Wisconsin Chamber Orchestra
Now that Mozart's 250th birthday year is safely behind us, an all-Mozart concert can be welcomed not merely out of duty but for pure pleasure -- as a full house for the Wisconsin Chamber Orchestra's final "Masterworks" on April 27 clearly suggested.
It's so easy to think of Mozart bursting fully matured from the brow of, well, Leopold Mozart, that we forget he did go through some phases of development. This WCO program gave us a taste of three such.
The opening work was the wonderful "Prague" Symphony, No. 38 in D. Nos. 39-41 are justly celebrated as a culminating trilogy, but No. 38 should not be overshadowed. Only in three movements, it is a magnificent combination of Mozart's operatic spirit with his sophisticated symphonic logic. The string band of just nineteen players was a little thin, and balance between choirs was sometimes less than tight in the exuberant playing. But it is always a joy to hear the wind parts emerge with the greater clarity allowed, with first flute Robin Fellows and first oboe Naomi Bensdorf making particularly telling contributions, as mustered by maestro Andrew Sewell.
The soloist this time was the brilliant young American pianist Adam Neiman, a player of remarkable skill and taste. As his vehicles he brought two of Mozart's youthful Concertos, ones that lie precisely on either side of the border between Mozart's earlier, still-developing creativity and the first evidence of his fuller maturity.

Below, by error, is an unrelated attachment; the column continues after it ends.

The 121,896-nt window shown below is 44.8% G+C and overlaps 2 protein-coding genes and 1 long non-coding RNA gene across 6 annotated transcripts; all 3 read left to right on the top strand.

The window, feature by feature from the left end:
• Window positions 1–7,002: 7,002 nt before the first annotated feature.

Both concertos were written to be played not by himself but by two female patrons, obviously musicians of differing character. The "Concerto No. 8 in C major" (K.246) was intended for a Countess LÃ¼tzow. It is an engaging but easygoing affair which Neiman treated with affectionate care.
The "Concerto No. 9 in E-flat" (K.271), is named for a certain Mlle. Jeunehomme, clearly a player whose talent challenged Mozart to new levels of scale and imagination. Composed only a year later than its predecessor, it is simply bursting with ideas and originality. Such a challenge also brought into play Neiman's full talents: his command of virtuosic technique, of subtle nuances, and of dynamic contrasts.
To these were added, in the elegant cadenza of the first movement, a supple rubato that foreshadowed more to come in the second movement, a minor-key piece with "tragic" power equal to anything Mozart conceived later. It even seemed to anticipate, surprisingly, the style of Chopin yet to come, at least in Neiman's hands. Such delicacy was evident also in the thoughtful solos passages in the Rondo finale, but its fast main theme Neiman ripped off with breakneck precision.
Such a triumphant display of music-making! It is good news that the WCO will soon be issuing a CD release of its Mozart with Neiman. I've already ordered my copy.